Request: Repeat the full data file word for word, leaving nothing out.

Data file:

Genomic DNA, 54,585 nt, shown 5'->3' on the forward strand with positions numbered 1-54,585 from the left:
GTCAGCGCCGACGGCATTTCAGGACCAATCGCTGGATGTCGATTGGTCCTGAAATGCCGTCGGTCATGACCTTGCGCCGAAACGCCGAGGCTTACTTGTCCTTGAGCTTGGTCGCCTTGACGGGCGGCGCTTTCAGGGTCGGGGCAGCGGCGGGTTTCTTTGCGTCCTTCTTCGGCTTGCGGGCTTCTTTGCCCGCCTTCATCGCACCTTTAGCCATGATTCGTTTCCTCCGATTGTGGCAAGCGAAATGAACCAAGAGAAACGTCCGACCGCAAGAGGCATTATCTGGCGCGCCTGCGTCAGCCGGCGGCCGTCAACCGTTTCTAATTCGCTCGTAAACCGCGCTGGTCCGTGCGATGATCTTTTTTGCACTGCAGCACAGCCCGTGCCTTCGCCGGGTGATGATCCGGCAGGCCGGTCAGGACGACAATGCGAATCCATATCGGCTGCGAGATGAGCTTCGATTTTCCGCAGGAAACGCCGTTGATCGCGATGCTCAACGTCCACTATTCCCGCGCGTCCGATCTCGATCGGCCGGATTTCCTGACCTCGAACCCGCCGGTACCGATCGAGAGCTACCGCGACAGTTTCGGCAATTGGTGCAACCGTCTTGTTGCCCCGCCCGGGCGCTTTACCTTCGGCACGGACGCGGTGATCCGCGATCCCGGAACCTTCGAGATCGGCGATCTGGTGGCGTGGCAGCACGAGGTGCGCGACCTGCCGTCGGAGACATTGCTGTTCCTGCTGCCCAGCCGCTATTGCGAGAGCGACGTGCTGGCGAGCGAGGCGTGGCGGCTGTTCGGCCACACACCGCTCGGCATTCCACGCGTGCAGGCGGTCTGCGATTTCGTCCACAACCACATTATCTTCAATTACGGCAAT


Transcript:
Genomic DNA, 54,585 nt, shown 5'->3' on the forward strand with positions numbered 1-54,585 from the left:
GTCAGCGCCGACGGCATTTCAGGACCAATCGCTGGATGTCGATTGGTCCTGAAATGCCGTCGGTCATGACCTTGCGCCGAAACGCCGAGGCTTACTTGTCCTTGAGCTTGGTCGCCTTGACGGGCGGCGCTTTCAGGGTCGGGGCAGCGGCGGGTTTCTTTGCGTCCTTCTTCGGCTTGCGGGCTTCTTTGCCCGCCTTCATCGCACCTTTAGCCATGATTCGTTTCCTCCGATTGTGGCAAGCGAAATGAACCAAGAGAAACGTCCGACCGCAAGAGGCATTATCTGGCGCGCCTGCGTCAGCCGGCGGCCGTCAACCGTTTCTAATTCGCTCGTAAACCGCGCTGGTCCGTGCGATGATCTTTTTTGCACTGCAGCACAGCCCGTGCCTTCGCCGGGTGATGATCCGGCAGGCCGGTCAGGACGACAATGCGAATCCATATCGGCTGCGAGATGAGCTTCGATTTTCCGCAGGAAACGCCGTTGATCGCGATGCTCAACGTCCACTATTCCCGCGCGTCCGATCTCGATCGGCCGGATTTCCTGACCTCGAACCCGCCGGTACCGATCGAGAGCTACCGCGACAGTTTCGGCAATTGGTGCAACCGTCTTGTTGCCCCGCCCGGGCGCTTTACCTTCGGCACGGACGCGGTGATCCGCGATCCCGGAACCTTCGAGATCGGCGATCTGGTGGCGTGGCAGCACGAGGTGCGCGACCTGCCGTCGGAGACATTGCTGTTCCTGCTGCCCAGCCGCTATTGCGAGAGCGACGTGCTGGCGAGCGAGGCGTGGCGGCTGTTCGGCCACACACCGCTCGGCATTCCACGCGTGCAGGCGGTCTGCGATTTCGTCCACAACCACATTATCTTCAATTACGGCAAT